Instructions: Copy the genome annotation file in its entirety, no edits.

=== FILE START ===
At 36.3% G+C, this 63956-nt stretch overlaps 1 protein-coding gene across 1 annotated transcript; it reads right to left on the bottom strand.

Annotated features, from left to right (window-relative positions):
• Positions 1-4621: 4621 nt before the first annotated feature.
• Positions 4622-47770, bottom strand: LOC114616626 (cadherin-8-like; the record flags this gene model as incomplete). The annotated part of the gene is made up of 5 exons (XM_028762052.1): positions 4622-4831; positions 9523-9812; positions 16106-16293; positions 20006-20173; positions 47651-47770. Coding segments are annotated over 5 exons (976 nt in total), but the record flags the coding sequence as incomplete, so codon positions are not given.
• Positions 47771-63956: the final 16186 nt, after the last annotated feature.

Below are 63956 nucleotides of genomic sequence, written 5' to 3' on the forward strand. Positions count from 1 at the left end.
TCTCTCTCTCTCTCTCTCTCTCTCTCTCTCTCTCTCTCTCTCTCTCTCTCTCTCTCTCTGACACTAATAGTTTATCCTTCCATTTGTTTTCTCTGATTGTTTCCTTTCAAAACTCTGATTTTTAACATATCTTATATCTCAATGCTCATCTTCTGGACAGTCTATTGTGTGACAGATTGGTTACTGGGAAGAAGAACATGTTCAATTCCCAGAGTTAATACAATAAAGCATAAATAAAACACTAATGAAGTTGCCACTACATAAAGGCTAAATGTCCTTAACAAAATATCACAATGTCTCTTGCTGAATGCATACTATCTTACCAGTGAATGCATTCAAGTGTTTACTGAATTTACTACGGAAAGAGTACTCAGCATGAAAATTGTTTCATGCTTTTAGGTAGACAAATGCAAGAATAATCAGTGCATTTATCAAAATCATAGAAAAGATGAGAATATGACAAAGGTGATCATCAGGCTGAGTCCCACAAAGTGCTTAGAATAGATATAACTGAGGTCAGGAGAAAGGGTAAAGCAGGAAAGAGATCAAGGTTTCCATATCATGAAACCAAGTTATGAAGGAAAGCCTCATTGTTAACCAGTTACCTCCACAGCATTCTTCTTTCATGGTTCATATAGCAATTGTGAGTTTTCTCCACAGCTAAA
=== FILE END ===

At 36.3% G+C, this 63956-nt stretch overlaps 1 protein-coding gene across 1 annotated transcript; it reads right to left on the bottom strand.

Annotated features, from left to right (window-relative positions):
• Positions 1-4621: 4621 nt before the first annotated feature.
• Positions 4622-47770, bottom strand: LOC114616626 (cadherin-8-like; the record flags this gene model as incomplete). The annotated part of the gene is made up of 5 exons (XM_028762052.1): positions 4622-4831; positions 9523-9812; positions 16106-16293; positions 20006-20173; positions 47651-47770. Coding segments are annotated over 5 exons (976 nt in total), but the record flags the coding sequence as incomplete, so codon positions are not given.
• Positions 47771-63956: the final 16186 nt, after the last annotated feature.

Below are 63956 nucleotides of genomic sequence, written 5' to 3' on the forward strand. Positions count from 1 at the left end.
TCTCTCTCTCTCTCTCTCTCTCTCTCTCTCTCTCTCTCTCTCTCTCTCTCTCTCTCTCTGACACTAATAGTTTATCCTTCCATTTGTTTTCTCTGATTGTTTCCTTTCAAAACTCTGATTTTTAACATATCTTATATCTCAATGCTCATCTTCTGGACAGTCTATTGTGTGACAGATTGGTTACTGGGAAGAAGAACATGTTCAATTCCCAGAGTTAATACAATAAAGCATAAATAAAACACTAATGAAGTTGCCACTACATAAAGGCTAAATGTCCTTAACAAAATATCACAATGTCTCTTGCTGAATGCATACTATCTTACCAGTGAATGCATTCAAGTGTTTACTGAATTTACTACGGAAAGAGTACTCAGCATGAAAATTGTTTCATGCTTTTAGGTAGACAAATGCAAGAATAATCAGTGCATTTATCAAAATCATAGAAAAGATGAGAATATGACAAAGGTGATCATCAGGCTGAGTCCCACAAAGTGCTTAGAATAGATATAACTGAGGTCAGGAGAAAGGGTAAAGCAGGAAAGAGATCAAGGTTTCCATATCATGAAACCAAGTTATGAAGGAAAGCCTCATTGTTAACCAGTTACCTCCACAGCATTCTTCTTTCATGGTTCATATAGCAATTGTGAGTTTTCTCCACAGCTAAA